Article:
Figure 3: Relative QUIC shares (left) and absolute traffic (right) in a major European Tier-1 network. QUIC shares (blue) in contrast to HTTP (yellow) and HTTPS (red). Note: the ISP requested the actual traffic volume not be disclosed.

QUIC accounts for up to 7.8% of the total traffic volume, of which 98% is contributed by Google. Furthermore, QUIC follows the same pattern as the other traffic over the course of the day.

The Tier-1 also operates a mobile network, the results of which are included in the above plot. When we exclusively analyze the mobile share we see the following:

Figure 4: Relative QUIC shares (left) and absolute traffic (right) in the mobile network of a major European Tier-1 network.
Figure 4: Relative QUIC shares (left) and absolute traffic (right) in the mobile network of a major European Tier-1 network. QUIC shares (blue) in contrast to HTTP (yellow) and HTTPS (red). Note: the ISP requested the actual traffic volume not be disclosed.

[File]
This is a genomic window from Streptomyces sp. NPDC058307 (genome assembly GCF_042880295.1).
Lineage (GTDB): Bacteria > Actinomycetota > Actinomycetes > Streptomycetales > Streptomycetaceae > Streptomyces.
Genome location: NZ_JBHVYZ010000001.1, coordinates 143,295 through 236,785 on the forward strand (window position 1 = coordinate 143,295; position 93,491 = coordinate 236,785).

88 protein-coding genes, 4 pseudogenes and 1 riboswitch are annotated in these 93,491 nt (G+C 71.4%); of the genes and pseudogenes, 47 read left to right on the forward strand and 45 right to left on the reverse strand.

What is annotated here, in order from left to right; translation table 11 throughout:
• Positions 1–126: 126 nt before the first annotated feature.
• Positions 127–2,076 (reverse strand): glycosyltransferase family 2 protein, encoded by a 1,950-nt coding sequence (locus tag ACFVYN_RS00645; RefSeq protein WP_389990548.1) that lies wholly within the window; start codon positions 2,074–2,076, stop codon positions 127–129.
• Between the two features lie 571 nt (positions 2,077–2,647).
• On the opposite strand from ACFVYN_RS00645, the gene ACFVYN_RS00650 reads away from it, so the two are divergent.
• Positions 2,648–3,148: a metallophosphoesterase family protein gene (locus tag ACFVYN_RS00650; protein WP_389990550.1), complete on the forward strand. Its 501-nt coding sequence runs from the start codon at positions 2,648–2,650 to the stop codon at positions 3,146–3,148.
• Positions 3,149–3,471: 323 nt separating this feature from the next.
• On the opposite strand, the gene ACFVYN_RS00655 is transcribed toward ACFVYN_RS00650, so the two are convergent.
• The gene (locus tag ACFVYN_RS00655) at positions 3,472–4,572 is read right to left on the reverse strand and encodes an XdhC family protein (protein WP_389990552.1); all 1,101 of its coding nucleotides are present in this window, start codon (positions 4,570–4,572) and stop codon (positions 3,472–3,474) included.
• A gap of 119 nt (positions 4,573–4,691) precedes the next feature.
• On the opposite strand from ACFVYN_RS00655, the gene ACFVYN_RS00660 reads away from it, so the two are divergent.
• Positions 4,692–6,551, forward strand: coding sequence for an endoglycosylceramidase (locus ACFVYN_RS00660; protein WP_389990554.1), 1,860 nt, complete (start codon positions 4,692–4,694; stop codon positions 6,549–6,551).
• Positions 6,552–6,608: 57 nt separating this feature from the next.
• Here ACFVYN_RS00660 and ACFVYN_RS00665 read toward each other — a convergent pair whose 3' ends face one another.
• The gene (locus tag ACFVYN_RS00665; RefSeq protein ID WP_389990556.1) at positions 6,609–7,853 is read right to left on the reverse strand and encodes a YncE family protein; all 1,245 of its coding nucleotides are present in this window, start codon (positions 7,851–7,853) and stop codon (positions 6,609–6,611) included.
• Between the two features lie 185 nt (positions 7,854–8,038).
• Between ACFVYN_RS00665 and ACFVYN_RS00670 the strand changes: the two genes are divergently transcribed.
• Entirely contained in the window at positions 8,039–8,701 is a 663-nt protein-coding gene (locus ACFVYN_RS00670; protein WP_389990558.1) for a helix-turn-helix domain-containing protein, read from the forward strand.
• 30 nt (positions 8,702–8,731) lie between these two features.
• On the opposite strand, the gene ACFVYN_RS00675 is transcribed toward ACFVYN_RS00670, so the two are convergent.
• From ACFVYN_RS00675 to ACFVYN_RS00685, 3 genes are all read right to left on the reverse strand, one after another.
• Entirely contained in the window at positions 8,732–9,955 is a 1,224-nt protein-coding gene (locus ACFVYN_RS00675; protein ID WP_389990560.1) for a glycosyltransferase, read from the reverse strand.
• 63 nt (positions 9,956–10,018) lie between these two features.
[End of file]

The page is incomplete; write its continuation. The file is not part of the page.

Most visually different is probably the absolute traffic distribution showing constant network use over the day. We again observed Google dominating QUIC traffic shares — it pushed ~34% of its own traffic via QUIC to mobile end-users (we observed slightly higher peak QUIC shares of 9.1% on that day).

QUIC traffic shares do not (yet) reflect server support. While Akamai operates a comparably large infrastructure in the number of QUIC-capable IPs, QUIC traffic is (still) almost entirely served by Google. That said, Akamai’s recent efforts (as above) means that this is likely to change.

European IXP
We continue by looking at a major European IXP with data from the same day in August 2017.

Figure 5: Relative QUIC shares (left) and absolute traffic volume (right) at a major European IXP.
Figure 5: Relative QUIC shares (left) and absolute traffic volume (right) at a major European IXP. Note: the IXP requested the actual traffic volume not be disclosed.